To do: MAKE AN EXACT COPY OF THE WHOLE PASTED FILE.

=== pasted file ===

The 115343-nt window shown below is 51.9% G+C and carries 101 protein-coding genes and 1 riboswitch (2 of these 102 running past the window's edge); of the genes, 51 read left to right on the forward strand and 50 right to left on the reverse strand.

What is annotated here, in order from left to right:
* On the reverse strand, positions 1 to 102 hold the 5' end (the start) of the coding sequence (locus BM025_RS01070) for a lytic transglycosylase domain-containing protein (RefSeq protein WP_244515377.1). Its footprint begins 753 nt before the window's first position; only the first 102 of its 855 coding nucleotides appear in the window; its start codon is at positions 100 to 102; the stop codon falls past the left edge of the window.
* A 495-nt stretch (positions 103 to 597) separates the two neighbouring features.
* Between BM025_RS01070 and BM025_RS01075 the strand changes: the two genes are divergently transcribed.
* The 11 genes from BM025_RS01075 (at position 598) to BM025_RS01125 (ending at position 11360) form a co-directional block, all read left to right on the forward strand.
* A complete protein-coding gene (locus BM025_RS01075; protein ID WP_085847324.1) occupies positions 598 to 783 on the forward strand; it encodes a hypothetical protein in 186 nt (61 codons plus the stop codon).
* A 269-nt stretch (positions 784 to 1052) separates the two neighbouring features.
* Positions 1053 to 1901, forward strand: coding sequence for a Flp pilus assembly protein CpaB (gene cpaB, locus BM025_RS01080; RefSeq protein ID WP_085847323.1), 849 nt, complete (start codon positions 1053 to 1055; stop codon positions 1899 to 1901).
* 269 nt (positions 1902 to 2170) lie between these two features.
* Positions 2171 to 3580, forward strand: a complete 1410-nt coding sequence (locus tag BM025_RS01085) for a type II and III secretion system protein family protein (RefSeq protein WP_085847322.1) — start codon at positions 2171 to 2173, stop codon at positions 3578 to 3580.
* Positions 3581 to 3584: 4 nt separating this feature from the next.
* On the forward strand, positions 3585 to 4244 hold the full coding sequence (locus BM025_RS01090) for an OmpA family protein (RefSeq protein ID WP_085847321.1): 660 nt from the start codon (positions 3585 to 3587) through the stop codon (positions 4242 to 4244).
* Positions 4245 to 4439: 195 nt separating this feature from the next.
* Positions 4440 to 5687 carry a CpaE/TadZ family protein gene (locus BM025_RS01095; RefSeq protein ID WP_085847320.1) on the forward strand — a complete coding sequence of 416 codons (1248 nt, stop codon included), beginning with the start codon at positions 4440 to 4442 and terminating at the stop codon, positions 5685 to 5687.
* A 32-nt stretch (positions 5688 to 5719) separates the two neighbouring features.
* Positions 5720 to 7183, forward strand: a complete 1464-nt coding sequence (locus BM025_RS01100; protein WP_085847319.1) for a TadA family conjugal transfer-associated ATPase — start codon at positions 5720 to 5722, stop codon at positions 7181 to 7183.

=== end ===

The 115343-nt window shown below is 51.9% G+C and carries 101 protein-coding genes and 1 riboswitch (2 of these 102 running past the window's edge); of the genes, 51 read left to right on the forward strand and 50 right to left on the reverse strand.

What is annotated here, in order from left to right:
* On the reverse strand, positions 1 to 102 hold the 5' end (the start) of the coding sequence (locus BM025_RS01070) for a lytic transglycosylase domain-containing protein (RefSeq protein WP_244515377.1). Its footprint begins 753 nt before the window's first position; only the first 102 of its 855 coding nucleotides appear in the window; its start codon is at positions 100 to 102; the stop codon falls past the left edge of the window.
* A 495-nt stretch (positions 103 to 597) separates the two neighbouring features.
* Between BM025_RS01070 and BM025_RS01075 the strand changes: the two genes are divergently transcribed.
* The 11 genes from BM025_RS01075 (at position 598) to BM025_RS01125 (ending at position 11360) form a co-directional block, all read left to right on the forward strand.
* A complete protein-coding gene (locus BM025_RS01075; protein ID WP_085847324.1) occupies positions 598 to 783 on the forward strand; it encodes a hypothetical protein in 186 nt (61 codons plus the stop codon).
* A 269-nt stretch (positions 784 to 1052) separates the two neighbouring features.
* Positions 1053 to 1901, forward strand: coding sequence for a Flp pilus assembly protein CpaB (gene cpaB, locus BM025_RS01080; RefSeq protein ID WP_085847323.1), 849 nt, complete (start codon positions 1053 to 1055; stop codon positions 1899 to 1901).
* 269 nt (positions 1902 to 2170) lie between these two features.
* Positions 2171 to 3580, forward strand: a complete 1410-nt coding sequence (locus tag BM025_RS01085) for a type II and III secretion system protein family protein (RefSeq protein WP_085847322.1) — start codon at positions 2171 to 2173, stop codon at positions 3578 to 3580.
* Positions 3581 to 3584: 4 nt separating this feature from the next.
* On the forward strand, positions 3585 to 4244 hold the full coding sequence (locus BM025_RS01090) for an OmpA family protein (RefSeq protein ID WP_085847321.1): 660 nt from the start codon (positions 3585 to 3587) through the stop codon (positions 4242 to 4244).
* Positions 4245 to 4439: 195 nt separating this feature from the next.
* Positions 4440 to 5687 carry a CpaE/TadZ family protein gene (locus BM025_RS01095; RefSeq protein ID WP_085847320.1) on the forward strand — a complete coding sequence of 416 codons (1248 nt, stop codon included), beginning with the start codon at positions 4440 to 4442 and terminating at the stop codon, positions 5685 to 5687.
* A 32-nt stretch (positions 5688 to 5719) separates the two neighbouring features.
* Positions 5720 to 7183, forward strand: a complete 1464-nt coding sequence (locus BM025_RS01100; protein WP_085847319.1) for a TadA family conjugal transfer-associated ATPase — start codon at positions 5720 to 5722, stop codon at positions 7181 to 7183.